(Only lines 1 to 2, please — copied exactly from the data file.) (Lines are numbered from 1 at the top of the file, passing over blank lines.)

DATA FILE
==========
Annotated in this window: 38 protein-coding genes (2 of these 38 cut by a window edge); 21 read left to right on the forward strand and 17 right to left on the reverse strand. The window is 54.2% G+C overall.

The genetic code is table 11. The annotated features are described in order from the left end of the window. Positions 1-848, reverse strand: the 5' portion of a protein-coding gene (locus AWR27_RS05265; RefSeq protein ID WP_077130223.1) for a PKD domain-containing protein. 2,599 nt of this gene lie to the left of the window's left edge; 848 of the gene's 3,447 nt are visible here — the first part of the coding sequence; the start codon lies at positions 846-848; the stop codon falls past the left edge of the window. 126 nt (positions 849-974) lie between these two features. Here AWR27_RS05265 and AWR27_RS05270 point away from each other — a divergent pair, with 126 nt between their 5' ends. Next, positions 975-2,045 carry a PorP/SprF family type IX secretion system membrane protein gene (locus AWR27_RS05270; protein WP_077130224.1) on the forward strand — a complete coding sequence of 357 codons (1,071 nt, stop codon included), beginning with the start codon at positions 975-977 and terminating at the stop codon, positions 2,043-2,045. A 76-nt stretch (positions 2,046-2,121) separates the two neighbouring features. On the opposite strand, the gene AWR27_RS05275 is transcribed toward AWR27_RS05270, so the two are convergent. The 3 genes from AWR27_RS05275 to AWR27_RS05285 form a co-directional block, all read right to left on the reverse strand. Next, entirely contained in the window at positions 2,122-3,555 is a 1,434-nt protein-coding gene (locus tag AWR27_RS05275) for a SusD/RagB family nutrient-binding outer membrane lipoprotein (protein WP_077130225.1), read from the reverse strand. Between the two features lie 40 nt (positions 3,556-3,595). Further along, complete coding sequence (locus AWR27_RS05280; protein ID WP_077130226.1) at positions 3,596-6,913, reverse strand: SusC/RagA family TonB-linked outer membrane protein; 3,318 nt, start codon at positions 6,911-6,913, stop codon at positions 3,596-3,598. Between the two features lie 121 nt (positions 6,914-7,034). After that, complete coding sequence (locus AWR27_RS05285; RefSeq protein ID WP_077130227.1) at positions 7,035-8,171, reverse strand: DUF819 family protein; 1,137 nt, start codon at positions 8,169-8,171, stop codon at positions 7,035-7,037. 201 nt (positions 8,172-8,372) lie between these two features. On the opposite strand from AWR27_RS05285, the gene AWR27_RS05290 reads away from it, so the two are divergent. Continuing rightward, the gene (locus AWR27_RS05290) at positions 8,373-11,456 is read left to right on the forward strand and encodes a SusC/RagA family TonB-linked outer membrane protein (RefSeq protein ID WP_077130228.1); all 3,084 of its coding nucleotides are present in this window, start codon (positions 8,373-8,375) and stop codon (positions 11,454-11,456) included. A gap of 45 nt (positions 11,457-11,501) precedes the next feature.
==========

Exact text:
Annotated in this window: 38 protein-coding genes (2 of these 38 cut by a window edge); 21 read left to right on the forward strand and 17 right to left on the reverse strand. The window is 54.2% G+C overall.

The genetic code is table 11. The annotated features are described in order from the left end of the window. Positions 1-848, reverse strand: the 5' portion of a protein-coding gene (locus AWR27_RS05265; RefSeq protein ID WP_077130223.1) for a PKD domain-containing protein. 2,599 nt of this gene lie to the left of the window's left edge; 848 of the gene's 3,447 nt are visible here — the first part of the coding sequence; the start codon lies at positions 846-848; the stop codon falls past the left edge of the window. 126 nt (positions 849-974) lie between these two features. Here AWR27_RS05265 and AWR27_RS05270 point away from each other — a divergent pair, with 126 nt between their 5' ends. Next, positions 975-2,045 carry a PorP/SprF family type IX secretion system membrane protein gene (locus AWR27_RS05270; protein WP_077130224.1) on the forward strand — a complete coding sequence of 357 codons (1,071 nt, stop codon included), beginning with the start codon at positions 975-977 and terminating at the stop codon, positions 2,043-2,045. A 76-nt stretch (positions 2,046-2,121) separates the two neighbouring features. On the opposite strand, the gene AWR27_RS05275 is transcribed toward AWR27_RS05270, so the two are convergent. The 3 genes from AWR27_RS05275 to AWR27_RS05285 form a co-directional block, all read right to left on the reverse strand. Next, entirely contained in the window at positions 2,122-3,555 is a 1,434-nt protein-coding gene (locus tag AWR27_RS05275) for a SusD/RagB family nutrient-binding outer membrane lipoprotein (protein WP_077130225.1), read from the reverse strand. Between the two features lie 40 nt (positions 3,556-3,595). Further along, complete coding sequence (locus AWR27_RS05280; protein ID WP_077130226.1) at positions 3,596-6,913, reverse strand: SusC/RagA family TonB-linked outer membrane protein; 3,318 nt, start codon at positions 6,911-6,913, stop codon at positions 3,596-3,598. Between the two features lie 121 nt (positions 6,914-7,034). After that, complete coding sequence (locus AWR27_RS05285; RefSeq protein ID WP_077130227.1) at positions 7,035-8,171, reverse strand: DUF819 family protein; 1,137 nt, start codon at positions 8,169-8,171, stop codon at positions 7,035-7,037. 201 nt (positions 8,172-8,372) lie between these two features. On the opposite strand from AWR27_RS05285, the gene AWR27_RS05290 reads away from it, so the two are divergent. Continuing rightward, the gene (locus AWR27_RS05290) at positions 8,373-11,456 is read left to right on the forward strand and encodes a SusC/RagA family TonB-linked outer membrane protein (RefSeq protein ID WP_077130228.1); all 3,084 of its coding nucleotides are present in this window, start codon (positions 8,373-8,375) and stop codon (positions 11,454-11,456) included. A gap of 45 nt (positions 11,457-11,501) precedes the next feature.